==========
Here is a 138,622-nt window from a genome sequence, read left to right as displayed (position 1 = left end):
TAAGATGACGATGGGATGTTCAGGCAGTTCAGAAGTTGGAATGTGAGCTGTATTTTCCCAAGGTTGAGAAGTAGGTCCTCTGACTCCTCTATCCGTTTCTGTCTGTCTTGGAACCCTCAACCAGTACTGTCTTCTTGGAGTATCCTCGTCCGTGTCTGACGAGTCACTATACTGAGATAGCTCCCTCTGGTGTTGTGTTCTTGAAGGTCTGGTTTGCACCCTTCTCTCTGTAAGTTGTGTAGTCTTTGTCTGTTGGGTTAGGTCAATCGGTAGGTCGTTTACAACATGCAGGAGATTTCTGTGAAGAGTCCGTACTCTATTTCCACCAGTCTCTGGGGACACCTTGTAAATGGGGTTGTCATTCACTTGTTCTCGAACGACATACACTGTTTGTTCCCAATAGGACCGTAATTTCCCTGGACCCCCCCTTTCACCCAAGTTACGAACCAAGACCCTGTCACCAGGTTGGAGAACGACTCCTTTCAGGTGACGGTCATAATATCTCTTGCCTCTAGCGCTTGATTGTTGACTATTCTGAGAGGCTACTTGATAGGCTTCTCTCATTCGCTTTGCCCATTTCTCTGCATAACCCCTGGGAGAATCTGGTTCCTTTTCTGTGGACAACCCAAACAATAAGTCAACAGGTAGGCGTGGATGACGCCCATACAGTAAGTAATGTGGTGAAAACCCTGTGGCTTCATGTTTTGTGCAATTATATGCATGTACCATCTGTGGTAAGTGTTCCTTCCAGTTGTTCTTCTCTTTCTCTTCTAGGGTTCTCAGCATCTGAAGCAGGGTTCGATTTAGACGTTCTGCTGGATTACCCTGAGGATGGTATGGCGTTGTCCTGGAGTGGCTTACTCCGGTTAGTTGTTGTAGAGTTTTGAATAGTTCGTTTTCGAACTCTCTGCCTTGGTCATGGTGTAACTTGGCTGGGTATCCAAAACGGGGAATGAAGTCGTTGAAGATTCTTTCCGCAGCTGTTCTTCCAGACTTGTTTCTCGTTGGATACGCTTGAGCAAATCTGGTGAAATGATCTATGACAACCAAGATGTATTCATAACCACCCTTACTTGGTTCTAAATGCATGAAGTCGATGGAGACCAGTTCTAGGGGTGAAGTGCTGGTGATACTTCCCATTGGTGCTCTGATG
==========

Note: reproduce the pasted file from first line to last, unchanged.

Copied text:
Here is a 138,622-nt window from a genome sequence, read left to right as displayed (position 1 = left end):
TAAGATGACGATGGGATGTTCAGGCAGTTCAGAAGTTGGAATGTGAGCTGTATTTTCCCAAGGTTGAGAAGTAGGTCCTCTGACTCCTCTATCCGTTTCTGTCTGTCTTGGAACCCTCAACCAGTACTGTCTTCTTGGAGTATCCTCGTCCGTGTCTGACGAGTCACTATACTGAGATAGCTCCCTCTGGTGTTGTGTTCTTGAAGGTCTGGTTTGCACCCTTCTCTCTGTAAGTTGTGTAGTCTTTGTCTGTTGGGTTAGGTCAATCGGTAGGTCGTTTACAACATGCAGGAGATTTCTGTGAAGAGTCCGTACTCTATTTCCACCAGTCTCTGGGGACACCTTGTAAATGGGGTTGTCATTCACTTGTTCTCGAACGACATACACTGTTTGTTCCCAATAGGACCGTAATTTCCCTGGACCCCCCCTTTCACCCAAGTTACGAACCAAGACCCTGTCACCAGGTTGGAGAACGACTCCTTTCAGGTGACGGTCATAATATCTCTTGCCTCTAGCGCTTGATTGTTGACTATTCTGAGAGGCTACTTGATAGGCTTCTCTCATTCGCTTTGCCCATTTCTCTGCATAACCCCTGGGAGAATCTGGTTCCTTTTCTGTGGACAACCCAAACAATAAGTCAACAGGTAGGCGTGGATGACGCCCATACAGTAAGTAATGTGGTGAAAACCCTGTGGCTTCATGTTTTGTGCAATTATATGCATGTACCATCTGTGGTAAGTGTTCCTTCCAGTTGTTCTTCTCTTTCTCTTCTAGGGTTCTCAGCATCTGAAGCAGGGTTCGATTTAGACGTTCTGCTGGATTACCCTGAGGATGGTATGGCGTTGTCCTGGAGTGGCTTACTCCGGTTAGTTGTTGTAGAGTTTTGAATAGTTCGTTTTCGAACTCTCTGCCTTGGTCATGGTGTAACTTGGCTGGGTATCCAAAACGGGGAATGAAGTCGTTGAAGATTCTTTCCGCAGCTGTTCTTCCAGACTTGTTTCTCGTTGGATACGCTTGAGCAAATCTGGTGAAATGATCTATGACAACCAAGATGTATTCATAACCACCCTTACTTGGTTCTAAATGCATGAAGTCGATGGAGACCAGTTCTAGGGGTGAAGTGCTGGTGATACTTCCCATTGGTGCTCTGATG